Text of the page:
Though dark and louring was the obscuration of Israel’s sun, though bloody was the wane of her moon, and general the fall of her stars, there was yet a remnant that sighed for the sins of the nation; and these had full claims on the prophet’s labours. For these he looked through all gloom to the Messiah, to whom he makes the most reverent and delicate approaches. He ever kept before his eyes, the glorious high throne, the place of their sanctuary from the beginning: Jeremiah 17:12. He cried for the hope of Israel to come out of Zion: Jeremiah 14:8-9. He saw Him as the flourishing branch, under whose shadow Israel should dwell, and as Jehovah our righteousness: Jeremiah 23:5-6. He saw him born of a virgin, producing a new creation in the earth, and renewing the everlasting covenant with the children of Zion in the latter day: Jeremiah 31:15. These views, the never-failing supports of the church, encouraged him to persevere, fearless of chains, of dungeons, and of prisons. He carried the final message of grace, in which God said, “It may be that the house of Judah will hearken:” Jeremiah 36:3. And had Zedekiah hearkened to Jeremiah, speaking from the mouth of God, even then the city and the nation had been spared: Jeremiah 37:17.
His fame as a prophet had reached to distant nations. Nebuchadnezzar commanded his general Nebuzaradan to treat Jeremiah with kindness, and give him a choice of residence. The prison was to the prophet an asylum while the sword of the Chaldeans went through the rebel city.
Jeremiah was, in fact, carried away with his family into Egypt, by the Jews who took refuge there. In this country he sowed the seeds of divine knowledge. His system was embraced by the Hierophantes, so called by the Athenians, as being guardians of sacred mysteries, as is noted by Erasmus.
Of his death we have no certain account. Jerome reports that after some years he was stoned by the Jews at Taphnis in Egypt, who were enraged against him by the sharpness of his reproofs. In support of this opinion they cite Hebrews 11:37, “they were stoned;” and consider it as relating to the death of this prophet. The Hebrew chronological book, SEDER-ÔLAM, says that he returned with Baruch into Judea; but if the report of Moschus (chap. 77.) be correct, Alexander the great took up his bones from Taphnis, and gave them a more honourable burial in Alexandria.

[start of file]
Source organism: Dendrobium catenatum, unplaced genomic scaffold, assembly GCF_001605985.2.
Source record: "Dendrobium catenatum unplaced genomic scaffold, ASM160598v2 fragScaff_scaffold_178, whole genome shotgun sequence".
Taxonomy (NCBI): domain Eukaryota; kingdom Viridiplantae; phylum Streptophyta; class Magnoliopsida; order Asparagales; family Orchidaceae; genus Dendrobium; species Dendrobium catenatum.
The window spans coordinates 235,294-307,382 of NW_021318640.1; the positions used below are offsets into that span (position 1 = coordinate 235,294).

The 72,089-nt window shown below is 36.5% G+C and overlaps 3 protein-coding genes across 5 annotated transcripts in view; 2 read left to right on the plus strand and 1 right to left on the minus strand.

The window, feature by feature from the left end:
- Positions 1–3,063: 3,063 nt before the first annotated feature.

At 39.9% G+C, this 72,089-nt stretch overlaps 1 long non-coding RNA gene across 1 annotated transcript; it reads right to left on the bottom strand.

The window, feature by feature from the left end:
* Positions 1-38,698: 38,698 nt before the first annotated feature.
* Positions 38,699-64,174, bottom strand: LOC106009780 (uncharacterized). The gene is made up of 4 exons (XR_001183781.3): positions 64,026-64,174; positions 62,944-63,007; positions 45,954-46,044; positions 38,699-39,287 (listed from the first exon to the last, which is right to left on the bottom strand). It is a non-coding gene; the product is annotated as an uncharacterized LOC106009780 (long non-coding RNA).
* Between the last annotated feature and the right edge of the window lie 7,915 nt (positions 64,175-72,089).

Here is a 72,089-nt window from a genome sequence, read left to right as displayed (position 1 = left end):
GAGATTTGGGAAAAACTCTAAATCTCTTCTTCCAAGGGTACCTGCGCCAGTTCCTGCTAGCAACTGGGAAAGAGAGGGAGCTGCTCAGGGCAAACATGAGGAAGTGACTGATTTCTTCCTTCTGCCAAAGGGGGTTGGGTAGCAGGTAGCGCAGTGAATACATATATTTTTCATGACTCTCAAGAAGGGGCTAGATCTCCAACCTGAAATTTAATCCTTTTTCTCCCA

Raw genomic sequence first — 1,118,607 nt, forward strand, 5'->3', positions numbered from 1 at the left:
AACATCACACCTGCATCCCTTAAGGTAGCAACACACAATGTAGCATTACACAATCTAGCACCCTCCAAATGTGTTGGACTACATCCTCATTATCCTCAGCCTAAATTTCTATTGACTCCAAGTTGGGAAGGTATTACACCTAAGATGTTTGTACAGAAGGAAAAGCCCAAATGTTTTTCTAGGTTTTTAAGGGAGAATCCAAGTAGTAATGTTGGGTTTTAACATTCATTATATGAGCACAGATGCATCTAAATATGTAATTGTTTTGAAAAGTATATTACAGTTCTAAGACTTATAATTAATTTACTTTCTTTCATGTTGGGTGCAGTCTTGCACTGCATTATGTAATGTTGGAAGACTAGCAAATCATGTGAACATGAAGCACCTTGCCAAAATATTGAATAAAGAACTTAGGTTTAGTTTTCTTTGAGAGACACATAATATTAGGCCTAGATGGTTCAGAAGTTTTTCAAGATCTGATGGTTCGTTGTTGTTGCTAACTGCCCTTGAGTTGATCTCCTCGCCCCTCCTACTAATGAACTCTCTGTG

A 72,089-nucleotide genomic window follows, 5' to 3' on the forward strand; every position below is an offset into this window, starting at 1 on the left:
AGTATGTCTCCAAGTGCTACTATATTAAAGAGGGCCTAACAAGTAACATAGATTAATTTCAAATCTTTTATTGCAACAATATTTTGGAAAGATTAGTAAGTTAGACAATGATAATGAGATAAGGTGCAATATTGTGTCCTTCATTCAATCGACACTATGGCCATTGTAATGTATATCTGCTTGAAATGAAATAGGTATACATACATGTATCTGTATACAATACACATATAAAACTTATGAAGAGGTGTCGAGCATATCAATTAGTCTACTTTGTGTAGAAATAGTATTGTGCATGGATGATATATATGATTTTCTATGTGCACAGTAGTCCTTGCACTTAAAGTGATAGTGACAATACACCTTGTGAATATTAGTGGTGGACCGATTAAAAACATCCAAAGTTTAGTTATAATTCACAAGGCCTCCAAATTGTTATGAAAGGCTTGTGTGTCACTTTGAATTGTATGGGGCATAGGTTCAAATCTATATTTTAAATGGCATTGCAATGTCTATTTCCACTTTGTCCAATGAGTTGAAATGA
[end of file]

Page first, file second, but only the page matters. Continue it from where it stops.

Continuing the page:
The prophecies of Jeremiah, like those of Isaiah, were written as the ancients say, on distinct sheets of parchment; and the persons into whose hands they fell did not put them together in the order of chronology. This was a delicate point which Ezra durst not touch. He might possibly have chronological doubts, which could not be relieved. Add to this, that copies in his time being widely spread, a new arrangement might have created confusion in the synagogues.
The Greek versions have left the difficulty as they found it; and so have the Paraphrases. Professor J. G. Dahler, of the university of Strasburgh, has given in French a new translation of Jeremiah, with notes, expletive, historical, and critical, and attempted the following arrangement: but who can now speak with certainty? He has endeavoured to improve on the version of Dr. Blaney, by giving the poetical parts of the book in hemistichs.
Prophecies under Josiah.
Jeremiah 4:1 to Jeremiah 6:30
Jeremiah 2:1 to Jeremiah 3:5
Jeremiah 3:6 to Jeremiah 4:4
Jeremiah 7:1 to Jeremiah 9:25
Jeremiah 14:1 to Jeremiah 15:21
Jeremiah 16:1 to Jeremiah 17:18
Jeremiah 19:1 to Jeremiah 20:13
Jeremiah 22:1 to Jeremiah 23:8
Jeremiah 11:18 to Jeremiah 12:13
Jeremiah 27:1 to Jeremiah 28:17
After the fall of Jerusalem.
Jeremiah 40:1 to Jeremiah 41:18
Jeremiah 42:1 to Jeremiah 43:7
Jeremiah 35:1 to Jeremiah 31:40.
Delivered in Egypt.
Relative to strange nations.
Jeremiah 46:1; Jeremiah 49:1-6
Jeremiah 50:1 to Jeremiah 51:64.
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Sutcliffe, Joseph. "Commentary on Jeremiah". Sutcliffe's Commentary on the Old and New Testaments. https://www.studylight.org/